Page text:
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Topics: Health care (55%), Population (53%), Disease management (health) (50%)

3,992 Citations


Open accessJournal ArticleDOI: 10.1016/J.IJSU.2020.04.018
Maria Nicola1, Zaid Alsafi2, Catrin Sohrabi3, Ahmed Kerwan4  +4 moreInstitutions (5)
Abstract: The COVID-19 pandemic has resulted in over 4.3 million confirmed cases and over 290,000 deaths globally. It has also sparked fears of an impending economic crisis and recession. Social distancing, self-isolation and travel restrictions have lead to a reduced workforce across all economic sectors and caused many jobs to be lost. Schools have closed down, and the need for commodities and manufactured products has decreased. In contrast, the need for medical supplies has significantly increased. The food sector is also facing increased demand due to panic-buying and stockpiling of food products. In response to this global outbreak, we summarise the socio-economic effects of COVID-19 on individual aspects of the world economy.

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Topics: Economic sector (53%), Recession (52%), Economic impact analysis (51%)

2,236 Citations


Open accessJournal ArticleDOI: 10.1016/J.CMET.2020.04.021
Lihua Zhu1, Zhi-Gang She1, Xu Cheng1, Juan Juan Qin1  +40 moreInstitutions (7)
02 Jun 2020-Cell Metabolism
Abstract: Type 2 diabetes (T2D) is a major comorbidity of COVID-19. However, the impact of blood glucose (BG) control on the degree of required medical interventions and on mortality in patients with COVID-19 and T2D remains uncertain. Thus, we performed a retrospective, multi-centered study of 7,337 cases of COVID-19 in Hubei Province, China, among which 952 had pre-existing T2D. We found that subjects with T2D required more medical interventions and had a significantly higher mortality (7.8% versus 2.7%; adjusted hazard ratio [HR], 1.49) and multiple organ injury than the non-diabetic individuals. Further, we found that well-controlled BG (glycemic variability within 3.9 to 10.0 mmol/L) was associated with markedly lower mortality compared to individuals with poorly controlled BG (upper limit of glycemic variability exceeding 10.0 mmol/L) (adjusted HR, 0.14) during hospitalization. These findings provide clinical evidence correlating improved glycemic control with better outcomes in patients with COVID-19 and pre-existing T2D.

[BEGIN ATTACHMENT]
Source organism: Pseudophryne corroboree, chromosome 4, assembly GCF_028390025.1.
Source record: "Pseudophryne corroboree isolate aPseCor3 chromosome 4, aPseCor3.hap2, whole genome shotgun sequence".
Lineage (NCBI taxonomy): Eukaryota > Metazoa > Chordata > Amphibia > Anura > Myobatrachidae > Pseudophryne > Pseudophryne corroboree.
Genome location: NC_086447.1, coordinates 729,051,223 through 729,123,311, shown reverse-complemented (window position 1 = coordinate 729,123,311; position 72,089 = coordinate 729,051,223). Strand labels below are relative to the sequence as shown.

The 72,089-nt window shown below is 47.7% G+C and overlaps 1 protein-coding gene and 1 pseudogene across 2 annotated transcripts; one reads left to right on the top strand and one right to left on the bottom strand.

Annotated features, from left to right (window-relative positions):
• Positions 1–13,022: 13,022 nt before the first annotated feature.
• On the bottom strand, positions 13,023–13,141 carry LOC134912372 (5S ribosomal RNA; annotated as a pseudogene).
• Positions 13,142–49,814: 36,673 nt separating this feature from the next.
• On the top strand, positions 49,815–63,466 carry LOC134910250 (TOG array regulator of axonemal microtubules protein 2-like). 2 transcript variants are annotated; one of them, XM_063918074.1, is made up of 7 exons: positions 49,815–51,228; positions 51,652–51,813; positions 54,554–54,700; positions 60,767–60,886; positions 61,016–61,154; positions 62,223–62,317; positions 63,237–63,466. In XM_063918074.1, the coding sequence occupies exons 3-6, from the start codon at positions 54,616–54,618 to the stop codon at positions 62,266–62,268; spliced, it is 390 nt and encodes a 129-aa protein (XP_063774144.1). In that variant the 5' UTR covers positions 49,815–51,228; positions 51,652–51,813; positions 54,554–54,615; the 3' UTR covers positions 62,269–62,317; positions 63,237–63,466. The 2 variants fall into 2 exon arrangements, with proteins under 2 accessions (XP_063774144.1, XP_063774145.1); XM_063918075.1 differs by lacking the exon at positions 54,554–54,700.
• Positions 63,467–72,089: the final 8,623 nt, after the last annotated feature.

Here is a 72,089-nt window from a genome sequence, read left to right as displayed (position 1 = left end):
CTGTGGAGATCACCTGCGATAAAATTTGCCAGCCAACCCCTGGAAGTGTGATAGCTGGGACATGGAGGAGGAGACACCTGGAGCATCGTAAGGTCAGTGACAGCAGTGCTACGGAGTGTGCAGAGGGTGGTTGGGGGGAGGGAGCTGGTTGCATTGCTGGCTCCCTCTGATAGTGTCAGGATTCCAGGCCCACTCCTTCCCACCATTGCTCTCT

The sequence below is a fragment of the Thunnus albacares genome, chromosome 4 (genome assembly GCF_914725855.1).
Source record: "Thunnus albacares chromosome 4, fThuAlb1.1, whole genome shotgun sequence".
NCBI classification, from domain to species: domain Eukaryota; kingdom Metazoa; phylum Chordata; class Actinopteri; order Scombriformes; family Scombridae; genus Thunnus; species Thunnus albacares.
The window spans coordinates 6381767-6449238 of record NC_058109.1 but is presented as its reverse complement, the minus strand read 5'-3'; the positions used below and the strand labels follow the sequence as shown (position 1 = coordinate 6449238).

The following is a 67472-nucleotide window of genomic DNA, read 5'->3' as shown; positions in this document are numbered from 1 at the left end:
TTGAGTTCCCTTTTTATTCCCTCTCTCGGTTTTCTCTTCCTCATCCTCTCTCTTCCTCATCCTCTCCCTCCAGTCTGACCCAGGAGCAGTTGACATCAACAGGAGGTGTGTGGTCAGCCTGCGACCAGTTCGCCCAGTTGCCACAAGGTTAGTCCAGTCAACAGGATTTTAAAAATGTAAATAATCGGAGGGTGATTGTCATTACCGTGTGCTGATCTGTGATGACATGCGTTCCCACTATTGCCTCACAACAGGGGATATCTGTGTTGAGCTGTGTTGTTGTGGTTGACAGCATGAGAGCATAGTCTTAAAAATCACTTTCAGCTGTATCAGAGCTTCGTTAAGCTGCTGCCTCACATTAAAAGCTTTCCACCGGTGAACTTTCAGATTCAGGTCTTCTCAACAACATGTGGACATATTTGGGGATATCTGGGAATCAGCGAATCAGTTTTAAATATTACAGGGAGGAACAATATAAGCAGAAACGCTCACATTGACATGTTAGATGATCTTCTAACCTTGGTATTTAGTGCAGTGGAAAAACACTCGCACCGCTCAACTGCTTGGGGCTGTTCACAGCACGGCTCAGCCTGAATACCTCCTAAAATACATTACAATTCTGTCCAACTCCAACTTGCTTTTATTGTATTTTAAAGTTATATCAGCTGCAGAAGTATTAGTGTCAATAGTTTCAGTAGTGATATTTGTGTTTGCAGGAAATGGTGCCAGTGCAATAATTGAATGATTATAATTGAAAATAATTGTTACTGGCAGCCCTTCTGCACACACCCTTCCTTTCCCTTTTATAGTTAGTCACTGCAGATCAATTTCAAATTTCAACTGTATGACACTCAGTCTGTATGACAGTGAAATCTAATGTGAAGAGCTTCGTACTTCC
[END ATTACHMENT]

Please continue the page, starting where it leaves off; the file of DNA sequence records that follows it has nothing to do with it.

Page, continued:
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Topics: Glycemic (61%), Type 2 diabetes (53%), Hazard ratio (52%) ... show more

734 Citations


Open accessJournal ArticleDOI: 10.1002/DMRR.3319
Weina Guo1, Mingyue Li1, Yalan Dong1, Haifeng Zhou1  +10 moreInstitutions (1)
Abstract: Backgound To figure out whether diabetes is a risk factor influencing the progression and prognosis of 2019 novel coronavirus disease (COVID-19). Methods A total of 174 consecutive patients confirmed with COVID-19 were studied. Demographic data, medical history, symptoms and signs, laboratory findings, chest computed tomography (CT) as well the treatment measures were collected and analysed. Results We found that COVID-19 patients without other comorbidities but with diabetes (n = 24) were at higher risk of severe pneumonia, release of tissue injury-related enzymes, excessive uncontrolled inflammation responses and hypercoagulable state associated with dysregulation of glucose metabolism. Furthermore, serum levels of inflammation-related biomarkers such as IL-6, C-reactive protein, serum ferritin and coagulation index, D-dimer, were significantly higher (P Conclusions Our data support the notion that diabetes should be considered as a risk factor for a rapid progression and bad prognosis of COVID-19. More intensive attention should be paid to patients with diabetes, in case of rapid deterioration.

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Topics: Risk factor (58%), Diabetes mellitus (54%), Medical history (51%)

729 Citations